Tuesday, 20 October 2015

Taipei's Cat Cafés

If you're looking for some lazy, luxurious moments of self-indulgence, cats and cafés go hand in hand. The people of Taipei understand this perfectly, and as a result the city abounds with cat cafés. In fact, Taiwan originated the concept of the cat café, the first in the world opening in Taipei in 1998.

A rarely mentioned benefit of these cafés is that they provide a home for rescue cats. The average life of a street cat in Taiwan is about two years. Attacked by dogs and victims of the wet climate, traffic and numerous diseases, many stray cats are lucky if they end up in rescue centres such as Animals Taiwan and The Sanctuary. However, once cats reach adulthood they lose their appeal to new owners, who often want a kitten to raise, and adult cats can spend years waiting for a new home.

So cat cafés are a win-win for cats and visitors, whose landlords may not allow pets or who can't commit to being a pet owner.

We've visited Mask and Minimal cat cafés.

Mask, located at No. 64 Chang An West Road (長安西路64號), is about ten minutes' walk from Zhongshan MRT Station on the red line and opposite the Museum of Contemporary Art, so you can combine your coffee with culture for an afternoon's entertainment.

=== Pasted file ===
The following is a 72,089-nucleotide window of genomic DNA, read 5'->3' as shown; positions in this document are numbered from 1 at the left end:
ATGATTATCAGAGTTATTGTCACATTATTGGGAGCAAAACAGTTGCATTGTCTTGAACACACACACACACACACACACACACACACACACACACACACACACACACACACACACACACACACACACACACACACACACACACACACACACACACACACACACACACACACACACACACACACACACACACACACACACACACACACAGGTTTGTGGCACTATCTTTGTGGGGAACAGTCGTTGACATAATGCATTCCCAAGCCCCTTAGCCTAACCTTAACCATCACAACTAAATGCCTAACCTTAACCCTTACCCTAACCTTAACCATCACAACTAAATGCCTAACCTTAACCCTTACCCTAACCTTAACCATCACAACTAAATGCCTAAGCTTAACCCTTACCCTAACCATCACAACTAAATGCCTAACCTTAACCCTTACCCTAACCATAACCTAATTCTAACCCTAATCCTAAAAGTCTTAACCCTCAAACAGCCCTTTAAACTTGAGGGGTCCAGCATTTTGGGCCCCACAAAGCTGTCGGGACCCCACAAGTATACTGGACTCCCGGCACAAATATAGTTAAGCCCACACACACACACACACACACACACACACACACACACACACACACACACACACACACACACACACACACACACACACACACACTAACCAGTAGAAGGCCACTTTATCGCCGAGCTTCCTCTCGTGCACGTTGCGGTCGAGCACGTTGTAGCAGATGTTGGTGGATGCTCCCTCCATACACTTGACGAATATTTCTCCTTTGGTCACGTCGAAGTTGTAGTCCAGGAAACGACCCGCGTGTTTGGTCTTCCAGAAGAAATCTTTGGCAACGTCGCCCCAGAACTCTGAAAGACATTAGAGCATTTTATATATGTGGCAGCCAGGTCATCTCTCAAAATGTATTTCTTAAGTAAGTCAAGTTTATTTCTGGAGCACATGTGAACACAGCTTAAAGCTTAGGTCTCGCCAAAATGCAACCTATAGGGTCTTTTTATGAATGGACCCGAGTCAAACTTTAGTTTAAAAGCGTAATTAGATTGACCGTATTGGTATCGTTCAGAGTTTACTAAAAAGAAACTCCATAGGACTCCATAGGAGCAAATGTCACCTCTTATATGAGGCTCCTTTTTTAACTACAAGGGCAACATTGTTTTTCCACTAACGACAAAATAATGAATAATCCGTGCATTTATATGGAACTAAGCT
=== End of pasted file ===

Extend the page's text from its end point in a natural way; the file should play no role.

Mask cat café, Taipei

Mask Café is cosy and has three cats, who are all mellow and cuddly.

The cafe also sells delicious blueberry tarts.

Minimal Café is about fifteen minutes' walk from Guting MRT Station, at No. 42, Taishun St. Lane 2. Despite its name, Minimal is larger than Mask and is home to many more cats. We counted about ten during our visit.

Minimal cat cafe, Taipei

In the interest of science, I ordered a blueberry cheesecake, which was the closest comparison I could find to the blueberry tart I had at Mask. The cheesecake was equally good, so it will have to be location or number of cats that's the deciding factor between which of these cafés to visit.

The many strange people coming and going at cat cafés can be stressful for cats, and it's important to be gentle and considerate of their feelings. While most cafés allow pictures to be taken, don't use a flash, and don't hold the camera close to the cats' faces.

The cats are accustomed to plenty of stroking, and they will soon leave if they don't like it, but don't pick the cats up. They'll climb onto you if they want to get extra close.

As well as Mask and Minimal, Taipei's cat cafés include Yaboo, near Dongmen MRT Station; Su Huo Ling Workshop, which also sells cat accessories; T&F Café, very close to Songshan Creative Park; and Toast Chat, near Sun Yat Sen Memorial Hall Station.

A few cafés don't allow children under the age of twelve, and the odd one charges a small entrance fee or has a minimum purchase requirement.

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